It is unusual to give a rave review to a book with no discernable plot and riddled with spelling and grammatical errors, but this one is a rather unusual book. When Sophie, Courtney, Julia, and Lindsey begin freshman year at New York City's prestigious Stuyvesant High School in 2001, they decide to create a shared diary to chronicle the ups and downs of their daily lives. Over several years, their notebook records gossip, dating, fighting, sex, experiments with drugs and alcohol, and their struggles with religion and sexuality. The notebook is presented as a facsimile of the original, containing the girls' own handwriting, photos, and doodling on each page. Their lives do not contain many of the dramatic issues often chronicled in young adult novels, such as pregnancy, violence, or addiction. Nevertheless it is a true and very humorous account of what is really happening in the lives of "good kids." Teenage girls will love the realistic portrayal of the problems that they are facing, as well as the voyeuristic look into the lives of other girls. In no way does the book moralize or present dire consequences to the girls' actions, which might, along with some graphic language and artwork, trouble some parents. Both parents and educators of teenage girls, though, will want to read it to have a better understanding of what their girls are thinking and saying to one another privately. The notebook is highly recommended for all young adult collections. VOYA CODES: 5Q 5P J S A/YA (Hard to imagine it being any better written; Every YA (who reads) was dying to read it yesterday; Junior High, defined as grades 7 to 9; Senior High, defined as grades 10 to 12; Adult-marketed book recommended forYoung Adults). 2006, Warner, 352p., Ages 12 to Adult.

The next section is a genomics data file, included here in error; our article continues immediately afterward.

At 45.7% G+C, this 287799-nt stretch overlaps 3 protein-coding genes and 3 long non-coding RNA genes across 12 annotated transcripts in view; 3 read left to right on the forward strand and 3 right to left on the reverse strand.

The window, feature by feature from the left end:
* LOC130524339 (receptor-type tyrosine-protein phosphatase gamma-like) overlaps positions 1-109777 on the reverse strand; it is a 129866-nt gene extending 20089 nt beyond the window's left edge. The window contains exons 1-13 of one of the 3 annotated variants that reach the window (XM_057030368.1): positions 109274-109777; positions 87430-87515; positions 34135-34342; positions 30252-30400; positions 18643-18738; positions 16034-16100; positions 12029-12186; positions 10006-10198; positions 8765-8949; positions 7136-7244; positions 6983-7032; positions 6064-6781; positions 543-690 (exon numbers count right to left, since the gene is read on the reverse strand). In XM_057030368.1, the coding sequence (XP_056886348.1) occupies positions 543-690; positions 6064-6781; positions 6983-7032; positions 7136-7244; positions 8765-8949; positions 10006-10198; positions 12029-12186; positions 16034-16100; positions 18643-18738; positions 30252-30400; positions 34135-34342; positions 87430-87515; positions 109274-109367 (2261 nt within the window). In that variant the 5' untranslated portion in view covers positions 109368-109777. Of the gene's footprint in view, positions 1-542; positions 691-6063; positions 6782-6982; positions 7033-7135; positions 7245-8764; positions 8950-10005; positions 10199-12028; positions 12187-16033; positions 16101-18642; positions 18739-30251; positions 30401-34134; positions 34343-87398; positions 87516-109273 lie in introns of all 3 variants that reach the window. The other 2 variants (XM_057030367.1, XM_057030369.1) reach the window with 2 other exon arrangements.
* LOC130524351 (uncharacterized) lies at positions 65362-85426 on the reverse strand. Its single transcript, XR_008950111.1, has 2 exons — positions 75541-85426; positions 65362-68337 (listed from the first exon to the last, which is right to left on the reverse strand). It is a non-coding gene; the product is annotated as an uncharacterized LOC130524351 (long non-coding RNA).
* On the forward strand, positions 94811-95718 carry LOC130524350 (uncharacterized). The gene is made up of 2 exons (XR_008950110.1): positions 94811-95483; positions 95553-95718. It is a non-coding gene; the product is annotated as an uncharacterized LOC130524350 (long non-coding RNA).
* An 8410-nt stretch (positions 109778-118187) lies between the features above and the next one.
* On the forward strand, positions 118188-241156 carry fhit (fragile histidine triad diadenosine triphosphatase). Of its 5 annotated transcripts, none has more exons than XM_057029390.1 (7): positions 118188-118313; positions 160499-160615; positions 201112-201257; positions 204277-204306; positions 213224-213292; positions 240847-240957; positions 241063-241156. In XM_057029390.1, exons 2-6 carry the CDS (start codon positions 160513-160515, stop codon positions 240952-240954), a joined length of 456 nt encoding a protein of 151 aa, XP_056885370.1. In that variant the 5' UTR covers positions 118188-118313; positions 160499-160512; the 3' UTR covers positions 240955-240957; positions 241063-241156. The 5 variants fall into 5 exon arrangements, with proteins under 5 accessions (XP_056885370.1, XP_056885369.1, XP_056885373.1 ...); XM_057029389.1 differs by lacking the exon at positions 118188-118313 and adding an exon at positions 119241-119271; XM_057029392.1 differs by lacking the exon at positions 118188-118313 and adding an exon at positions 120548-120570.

Adult/High School-In 2002, during the second half of their freshman year at Manhattan's Stuyvesant High School, four girls began to keep a shared notebook that served as a joint diary and a compendium of letters to one another. Edited only by the authors during the writing and initial reading process, the volume serves as a front-row seat on those aspects of the teens' lives that they deemed interesting or important enough to record. The reproduction of the notebook maintains their handwriting as well as photocopies of the snapshots, sketches, and occasional wrappers and other realia they inserted into its pages. Stuyvesant High is a public exam school, and these girls are brainy, well-educated, and conscious of class. Across the years-the notebook ends midway through their junior year-they show themselves to be self-centered, bold, and whiny by turns, as well as insightful, playful, and in possession of the other hallmark moods one expects from contemporary teenage girls in middle-class America. Their behaviors may seem extreme in some parts of the country while equally expected in others: they drink, engage in sex with varying degrees of protection, explore illicit drugs, procrastinate about homework, and are generally free of politically correct speech about any group-whether "other" or themselves. Their willingness to expose their adolescence to readers makes their story, or combined stories, engrossing. Readers who like Ann Brashares's fiction may also line up to explore the gritty reality presented here.-Francisca Goldsmith, Berkeley Public Library, CA Copyright 2006 Reed Business Information.